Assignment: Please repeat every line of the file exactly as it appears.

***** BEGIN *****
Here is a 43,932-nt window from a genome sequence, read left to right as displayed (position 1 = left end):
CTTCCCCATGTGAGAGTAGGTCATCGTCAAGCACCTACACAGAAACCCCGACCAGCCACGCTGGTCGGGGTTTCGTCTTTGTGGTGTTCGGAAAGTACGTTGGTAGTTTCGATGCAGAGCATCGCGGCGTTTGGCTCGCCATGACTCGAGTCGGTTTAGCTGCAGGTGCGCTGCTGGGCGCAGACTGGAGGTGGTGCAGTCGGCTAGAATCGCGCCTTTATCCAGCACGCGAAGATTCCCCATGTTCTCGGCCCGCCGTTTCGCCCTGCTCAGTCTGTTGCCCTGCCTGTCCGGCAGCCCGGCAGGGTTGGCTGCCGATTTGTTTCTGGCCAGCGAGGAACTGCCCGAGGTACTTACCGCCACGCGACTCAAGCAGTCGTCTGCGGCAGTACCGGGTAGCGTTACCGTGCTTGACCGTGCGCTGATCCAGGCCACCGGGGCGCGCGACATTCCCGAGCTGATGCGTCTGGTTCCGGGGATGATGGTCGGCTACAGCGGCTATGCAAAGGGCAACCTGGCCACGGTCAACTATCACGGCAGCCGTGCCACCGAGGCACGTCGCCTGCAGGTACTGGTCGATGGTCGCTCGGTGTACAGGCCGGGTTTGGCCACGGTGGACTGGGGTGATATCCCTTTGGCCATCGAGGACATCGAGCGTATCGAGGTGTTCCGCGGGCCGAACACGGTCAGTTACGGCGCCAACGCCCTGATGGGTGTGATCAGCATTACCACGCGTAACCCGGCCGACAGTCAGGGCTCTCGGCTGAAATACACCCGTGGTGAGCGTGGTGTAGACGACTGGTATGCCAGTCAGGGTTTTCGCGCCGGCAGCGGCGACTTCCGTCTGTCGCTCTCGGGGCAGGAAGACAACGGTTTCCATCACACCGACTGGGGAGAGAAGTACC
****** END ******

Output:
Here is a 43,932-nt window from a genome sequence, read left to right as displayed (position 1 = left end):
CTTCCCCATGTGAGAGTAGGTCATCGTCAAGCACCTACACAGAAACCCCGACCAGCCACGCTGGTCGGGGTTTCGTCTTTGTGGTGTTCGGAAAGTACGTTGGTAGTTTCGATGCAGAGCATCGCGGCGTTTGGCTCGCCATGACTCGAGTCGGTTTAGCTGCAGGTGCGCTGCTGGGCGCAGACTGGAGGTGGTGCAGTCGGCTAGAATCGCGCCTTTATCCAGCACGCGAAGATTCCCCATGTTCTCGGCCCGCCGTTTCGCCCTGCTCAGTCTGTTGCCCTGCCTGTCCGGCAGCCCGGCAGGGTTGGCTGCCGATTTGTTTCTGGCCAGCGAGGAACTGCCCGAGGTACTTACCGCCACGCGACTCAAGCAGTCGTCTGCGGCAGTACCGGGTAGCGTTACCGTGCTTGACCGTGCGCTGATCCAGGCCACCGGGGCGCGCGACATTCCCGAGCTGATGCGTCTGGTTCCGGGGATGATGGTCGGCTACAGCGGCTATGCAAAGGGCAACCTGGCCACGGTCAACTATCACGGCAGCCGTGCCACCGAGGCACGTCGCCTGCAGGTACTGGTCGATGGTCGCTCGGTGTACAGGCCGGGTTTGGCCACGGTGGACTGGGGTGATATCCCTTTGGCCATCGAGGACATCGAGCGTATCGAGGTGTTCCGCGGGCCGAACACGGTCAGTTACGGCGCCAACGCCCTGATGGGTGTGATCAGCATTACCACGCGTAACCCGGCCGACAGTCAGGGCTCTCGGCTGAAATACACCCGTGGTGAGCGTGGTGTAGACGACTGGTATGCCAGTCAGGGTTTTCGCGCCGGCAGCGGCGACTTCCGTCTGTCGCTCTCGGGGCAGGAAGACAACGGTTTCCATCACACCGACTGGGGAGAGAAGTACC